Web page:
***Anne Lamott is an American novelist and non-fiction writer. She is also a progressive political activist, public speaker, and writing teacher. Based in the San Francisco Bay Area, her nonfiction works are largely autobiographical. Marked by their self-deprecating humor and openness, Lamott’s writings cover such subjects as alcoholism, single-motherhood, depression, and Christianity. (From WikiPedia.)

If you, or anyone you know, is struggling with alcohol addiction, please click the Find Recovery Support link for an extensive list of support groups. Also please check out the links to many useful resources in the sidebar, and always feel free to contact me anytime at

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  1. Thank you for this today. I’m starting over again and really want to find the courage to stick with it, to not give up. it’s hard, but I want what you have . I want to look back and say, yup it’s been 20 something years.

    Liked by 1 person

  2. Great read! It still find it completely amazing when I read something like this great story and relate to most of its contents, we’re all the same, and if we’re all the same then we are not alone. I twisted and shared a part of it this evening that got my groups attention and a smile. I said “have any of you ever bought something that required some assembly then fumbled with it in frustration until you read the instructions”? I then put my hand on the Big Book and said “no need to fumble, the instructions are right here all you have to do is follow them”! Pass.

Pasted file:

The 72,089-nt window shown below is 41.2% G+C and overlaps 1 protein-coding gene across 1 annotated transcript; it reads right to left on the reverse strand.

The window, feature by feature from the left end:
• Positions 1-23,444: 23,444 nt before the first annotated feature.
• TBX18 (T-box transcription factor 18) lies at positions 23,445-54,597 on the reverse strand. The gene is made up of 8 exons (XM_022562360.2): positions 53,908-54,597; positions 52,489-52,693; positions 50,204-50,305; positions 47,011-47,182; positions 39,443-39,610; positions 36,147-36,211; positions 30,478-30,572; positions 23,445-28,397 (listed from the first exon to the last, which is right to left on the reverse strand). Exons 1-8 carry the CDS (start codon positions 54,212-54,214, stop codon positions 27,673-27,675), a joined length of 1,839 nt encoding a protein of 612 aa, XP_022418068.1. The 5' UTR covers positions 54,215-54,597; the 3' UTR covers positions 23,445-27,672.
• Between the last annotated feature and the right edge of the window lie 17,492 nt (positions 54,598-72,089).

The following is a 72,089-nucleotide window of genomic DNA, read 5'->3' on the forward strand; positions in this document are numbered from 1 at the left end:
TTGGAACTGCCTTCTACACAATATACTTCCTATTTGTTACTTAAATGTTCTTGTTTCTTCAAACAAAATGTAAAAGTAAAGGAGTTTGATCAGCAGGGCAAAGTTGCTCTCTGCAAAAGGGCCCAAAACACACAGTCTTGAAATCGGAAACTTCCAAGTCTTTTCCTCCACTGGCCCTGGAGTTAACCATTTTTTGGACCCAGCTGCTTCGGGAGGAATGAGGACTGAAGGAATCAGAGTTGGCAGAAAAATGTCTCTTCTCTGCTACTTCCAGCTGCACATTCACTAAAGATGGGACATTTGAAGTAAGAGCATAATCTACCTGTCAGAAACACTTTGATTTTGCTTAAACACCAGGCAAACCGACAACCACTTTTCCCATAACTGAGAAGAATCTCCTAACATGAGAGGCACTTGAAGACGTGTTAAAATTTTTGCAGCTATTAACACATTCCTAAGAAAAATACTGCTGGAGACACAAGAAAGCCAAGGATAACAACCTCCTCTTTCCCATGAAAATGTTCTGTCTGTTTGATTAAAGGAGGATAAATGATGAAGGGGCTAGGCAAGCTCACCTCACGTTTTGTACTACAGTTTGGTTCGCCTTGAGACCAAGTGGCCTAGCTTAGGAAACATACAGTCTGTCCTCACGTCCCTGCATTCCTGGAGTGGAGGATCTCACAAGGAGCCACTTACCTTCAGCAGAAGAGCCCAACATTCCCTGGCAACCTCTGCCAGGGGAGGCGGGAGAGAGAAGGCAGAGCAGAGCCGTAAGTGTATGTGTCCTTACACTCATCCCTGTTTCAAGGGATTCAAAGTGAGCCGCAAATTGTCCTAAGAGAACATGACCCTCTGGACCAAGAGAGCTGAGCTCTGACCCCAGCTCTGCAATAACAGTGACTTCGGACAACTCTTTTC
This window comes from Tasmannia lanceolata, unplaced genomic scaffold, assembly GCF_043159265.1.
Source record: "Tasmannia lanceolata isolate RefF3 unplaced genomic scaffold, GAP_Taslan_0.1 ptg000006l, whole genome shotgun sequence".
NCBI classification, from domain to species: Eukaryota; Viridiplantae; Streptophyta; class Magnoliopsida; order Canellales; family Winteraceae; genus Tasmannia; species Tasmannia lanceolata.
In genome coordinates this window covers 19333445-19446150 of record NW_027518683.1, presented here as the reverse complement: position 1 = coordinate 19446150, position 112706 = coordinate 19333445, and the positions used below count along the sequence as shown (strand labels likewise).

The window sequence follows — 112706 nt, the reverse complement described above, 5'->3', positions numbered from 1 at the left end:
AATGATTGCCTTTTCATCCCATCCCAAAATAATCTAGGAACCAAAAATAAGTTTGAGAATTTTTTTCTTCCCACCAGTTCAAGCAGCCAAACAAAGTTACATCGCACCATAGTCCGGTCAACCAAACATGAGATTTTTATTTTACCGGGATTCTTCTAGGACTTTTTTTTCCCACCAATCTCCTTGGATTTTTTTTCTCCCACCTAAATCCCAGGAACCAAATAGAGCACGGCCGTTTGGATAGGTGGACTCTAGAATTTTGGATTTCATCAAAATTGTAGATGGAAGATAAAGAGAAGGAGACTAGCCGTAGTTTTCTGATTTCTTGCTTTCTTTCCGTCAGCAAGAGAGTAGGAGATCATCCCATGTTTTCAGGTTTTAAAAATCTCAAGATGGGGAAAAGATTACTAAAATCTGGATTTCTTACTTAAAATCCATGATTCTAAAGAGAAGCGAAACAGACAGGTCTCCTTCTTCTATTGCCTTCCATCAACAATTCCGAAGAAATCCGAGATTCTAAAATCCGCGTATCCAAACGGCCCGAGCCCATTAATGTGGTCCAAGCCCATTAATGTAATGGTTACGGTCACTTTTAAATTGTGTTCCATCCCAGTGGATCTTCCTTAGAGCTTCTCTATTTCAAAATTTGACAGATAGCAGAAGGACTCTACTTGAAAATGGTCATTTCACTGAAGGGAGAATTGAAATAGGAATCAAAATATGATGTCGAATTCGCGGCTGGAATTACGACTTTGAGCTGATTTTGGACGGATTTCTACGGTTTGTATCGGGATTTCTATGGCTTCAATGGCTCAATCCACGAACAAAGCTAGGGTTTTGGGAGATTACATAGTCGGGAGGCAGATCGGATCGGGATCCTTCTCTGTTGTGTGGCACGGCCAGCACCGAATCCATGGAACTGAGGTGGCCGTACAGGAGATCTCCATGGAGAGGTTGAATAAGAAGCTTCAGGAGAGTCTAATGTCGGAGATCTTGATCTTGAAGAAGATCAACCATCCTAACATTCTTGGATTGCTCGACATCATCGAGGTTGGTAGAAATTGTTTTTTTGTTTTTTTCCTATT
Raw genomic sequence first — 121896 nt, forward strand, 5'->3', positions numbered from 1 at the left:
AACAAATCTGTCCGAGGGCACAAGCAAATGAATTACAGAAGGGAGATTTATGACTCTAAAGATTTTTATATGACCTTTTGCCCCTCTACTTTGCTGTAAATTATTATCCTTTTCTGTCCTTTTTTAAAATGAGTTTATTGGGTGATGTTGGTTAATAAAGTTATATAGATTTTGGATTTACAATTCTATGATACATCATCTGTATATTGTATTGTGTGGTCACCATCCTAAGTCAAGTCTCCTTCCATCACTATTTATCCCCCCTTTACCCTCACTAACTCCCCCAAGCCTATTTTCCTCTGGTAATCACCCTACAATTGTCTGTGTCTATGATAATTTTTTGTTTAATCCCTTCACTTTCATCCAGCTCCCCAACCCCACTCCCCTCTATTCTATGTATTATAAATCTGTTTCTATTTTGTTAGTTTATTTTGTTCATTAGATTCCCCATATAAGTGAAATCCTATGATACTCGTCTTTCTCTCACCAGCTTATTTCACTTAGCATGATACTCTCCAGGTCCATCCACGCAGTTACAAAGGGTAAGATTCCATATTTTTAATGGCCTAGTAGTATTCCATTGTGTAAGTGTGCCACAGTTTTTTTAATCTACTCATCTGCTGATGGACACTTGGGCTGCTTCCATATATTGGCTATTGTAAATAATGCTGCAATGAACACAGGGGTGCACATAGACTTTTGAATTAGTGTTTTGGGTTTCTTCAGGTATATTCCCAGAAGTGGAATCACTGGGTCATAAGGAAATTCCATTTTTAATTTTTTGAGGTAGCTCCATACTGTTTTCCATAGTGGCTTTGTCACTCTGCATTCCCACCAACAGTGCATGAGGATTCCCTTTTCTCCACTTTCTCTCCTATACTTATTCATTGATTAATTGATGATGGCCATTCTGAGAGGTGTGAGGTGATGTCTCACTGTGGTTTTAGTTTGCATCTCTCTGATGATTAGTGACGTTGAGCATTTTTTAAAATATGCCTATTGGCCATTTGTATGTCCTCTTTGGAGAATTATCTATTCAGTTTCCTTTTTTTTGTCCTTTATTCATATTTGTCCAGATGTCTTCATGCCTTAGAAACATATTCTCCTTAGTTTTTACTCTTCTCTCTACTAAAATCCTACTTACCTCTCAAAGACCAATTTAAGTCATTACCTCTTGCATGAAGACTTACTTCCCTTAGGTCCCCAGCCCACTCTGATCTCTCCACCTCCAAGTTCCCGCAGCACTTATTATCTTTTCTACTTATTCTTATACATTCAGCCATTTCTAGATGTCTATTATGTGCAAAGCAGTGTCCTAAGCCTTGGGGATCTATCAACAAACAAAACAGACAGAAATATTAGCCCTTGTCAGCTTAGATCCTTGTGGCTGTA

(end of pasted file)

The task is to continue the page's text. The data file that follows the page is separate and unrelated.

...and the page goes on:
Liked by 1 person

    • That’s great. And so true. We are so alike and that actually amazes me because it doesn’t matter where we live or what language we speak we have this in common and although it might not be the ideal reason to connect with people, but why not! If we can help each other that’s all that matters!

      Thanks Dave! Hugs.


  3. Today I celebrate 26 yrs of being clean and sober. By doing it One Day at a Time it’s been a wonderful adventure. Not always pleasant but much better than my life while I was out there using. I share my story with others to let them know there is a solution, I follow the 12 Steps of the AA program . It’s easy if you actually do what Bill W. Suggests. May all who read this know that it’s a much better life living in peace and truth.

    Liked by 1 person

  4. This was exactly what I needed to hear today. I was sober 5 years but never got involved with AA. I was just very active in church. Over the past year I convinced myself that I was just in a bad place when I had problems with drinking and that I could have a beer or two every now and then. Last night and ever since I woke up are the terrible hangover I needed to realize that YES MANDY… you are an alcoholic and NO MANDY… you can’t control it. As horrible as I feel right now I am so very thankful for last night’s firm reminder of that so that I can be real with myself. Life makes so much more sense living in the truth. Without the truth we are doing nothing more than fumbling around in the dark trying to peg our problems on every other explanation we can come up with. My truth came from Christ in 2013. But my BS continues to come from me. It’s time to reface this and actually follow the 12 steps this time. Thank you for posting this. Anne Lamott is such an amazing woman, and I’m so thankful to have stumbled upon her through a Ted Talk. I’m so thankful for those who are in this struggle with me, and I’m not complete when I’m not being a part of the solution for those undergoing this same struggle. When we get sober and walk away everyone looses. We need each other so desperately and we are our own group of misfits who can laugh at all of our horrible pasts together while we find freedom in the joy of humility. I’m so thankful for growth and the relapses that bring about the blessings of knowing that it’s never over, that God never gives up on us, and that life is full of second chances.

    Liked by 1 person